SARS-Cov-2 Interactome with Human Ghost Proteome: A Neglected World Encompassing a Wealth of Biological Data

Microorganisms. 2020 Dec 19;8(12):2036. doi: 10.3390/microorganisms8122036.

Abstract

Conventionally, eukaryotic mRNAs were thought to be monocistronic, leading to the translation of a single protein. However, large-scale proteomics have led to a massive identification of proteins translated from mRNAs of alternative ORF (AltORFs), in addition to the predicted proteins issued from the reference ORF or from ncRNAs. These alternative proteins (AltProts) are not represented in the conventional protein databases and this "ghost proteome" was not considered until recently. Some of these proteins are functional and there is growing evidence that they are involved in central functions in physiological and physiopathological context. Based on our experience with AltProts, we were interested in finding out their interaction with the viral protein coming from the SARS-CoV-2 virus, responsible for the 2020 COVID-19 outbreak. Thus, we have scrutinized the recently published data by Krogan and coworkers (2020) on the SARS-CoV-2 interactome with host cells by affinity purification in co-immunoprecipitation (co-IP) in the perspective of drug repurposing. The initial work revealed the interaction between 332 human cellular reference proteins (RefProts) with the 27 viral proteins. Re-interrogation of this data using 23 viral targets and including AltProts, followed by enrichment of the interaction networks, leads to identify 218 RefProts (in common to initial study), plus 56 AltProts involved in 93 interactions. This demonstrates the necessity to take into account the ghost proteome for discovering new therapeutic targets, and establish new therapeutic strategies. Missing the ghost proteome in the drug metabolism and pharmacokinetic (DMPK) drug development pipeline will certainly be a major limitation to the establishment of efficient therapies.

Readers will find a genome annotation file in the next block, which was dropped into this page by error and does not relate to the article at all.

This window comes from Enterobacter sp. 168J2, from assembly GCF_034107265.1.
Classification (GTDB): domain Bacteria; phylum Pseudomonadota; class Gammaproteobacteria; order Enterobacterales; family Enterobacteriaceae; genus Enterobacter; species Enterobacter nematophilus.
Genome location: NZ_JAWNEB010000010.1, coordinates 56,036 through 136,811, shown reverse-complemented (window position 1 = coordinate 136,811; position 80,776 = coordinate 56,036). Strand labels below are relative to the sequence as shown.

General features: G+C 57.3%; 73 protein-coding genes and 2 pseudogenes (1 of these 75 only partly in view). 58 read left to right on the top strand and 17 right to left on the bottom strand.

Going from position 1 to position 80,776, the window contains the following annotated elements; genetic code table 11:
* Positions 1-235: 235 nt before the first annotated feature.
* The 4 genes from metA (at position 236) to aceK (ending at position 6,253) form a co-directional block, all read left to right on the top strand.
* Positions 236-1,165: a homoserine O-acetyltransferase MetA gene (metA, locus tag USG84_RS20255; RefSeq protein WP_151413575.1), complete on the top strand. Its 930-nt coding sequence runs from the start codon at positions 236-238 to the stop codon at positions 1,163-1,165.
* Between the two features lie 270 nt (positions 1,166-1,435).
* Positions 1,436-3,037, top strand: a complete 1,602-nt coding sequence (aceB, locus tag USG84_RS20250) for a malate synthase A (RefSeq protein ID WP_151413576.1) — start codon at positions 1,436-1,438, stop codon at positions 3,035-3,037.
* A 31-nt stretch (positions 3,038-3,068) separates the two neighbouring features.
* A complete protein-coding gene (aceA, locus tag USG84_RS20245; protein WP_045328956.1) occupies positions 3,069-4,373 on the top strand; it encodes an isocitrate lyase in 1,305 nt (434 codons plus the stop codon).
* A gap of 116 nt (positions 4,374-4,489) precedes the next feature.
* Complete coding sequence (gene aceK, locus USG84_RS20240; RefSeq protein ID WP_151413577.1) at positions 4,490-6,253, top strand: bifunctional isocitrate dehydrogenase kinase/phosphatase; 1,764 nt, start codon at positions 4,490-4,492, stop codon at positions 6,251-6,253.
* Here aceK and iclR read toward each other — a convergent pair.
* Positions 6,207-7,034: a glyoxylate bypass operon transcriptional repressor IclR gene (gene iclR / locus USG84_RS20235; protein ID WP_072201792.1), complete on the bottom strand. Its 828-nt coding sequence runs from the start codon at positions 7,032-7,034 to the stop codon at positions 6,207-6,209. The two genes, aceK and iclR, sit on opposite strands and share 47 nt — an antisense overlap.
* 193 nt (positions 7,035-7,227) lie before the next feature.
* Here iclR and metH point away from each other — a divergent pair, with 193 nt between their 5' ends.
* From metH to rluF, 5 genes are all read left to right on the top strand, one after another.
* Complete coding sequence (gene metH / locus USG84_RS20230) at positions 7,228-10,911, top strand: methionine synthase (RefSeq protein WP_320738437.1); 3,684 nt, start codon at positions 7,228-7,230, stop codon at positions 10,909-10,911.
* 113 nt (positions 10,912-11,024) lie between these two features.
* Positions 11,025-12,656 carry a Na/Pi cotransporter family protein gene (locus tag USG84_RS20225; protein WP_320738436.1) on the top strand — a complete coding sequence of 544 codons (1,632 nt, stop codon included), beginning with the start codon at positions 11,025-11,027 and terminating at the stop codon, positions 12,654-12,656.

Keywords: Alternative ORF; Alternative protein; OpenProt; SARS-Cov-2; anti-viral response; drug repurposing; ghost protein; innate immune response; interactomics; non-coding RNA.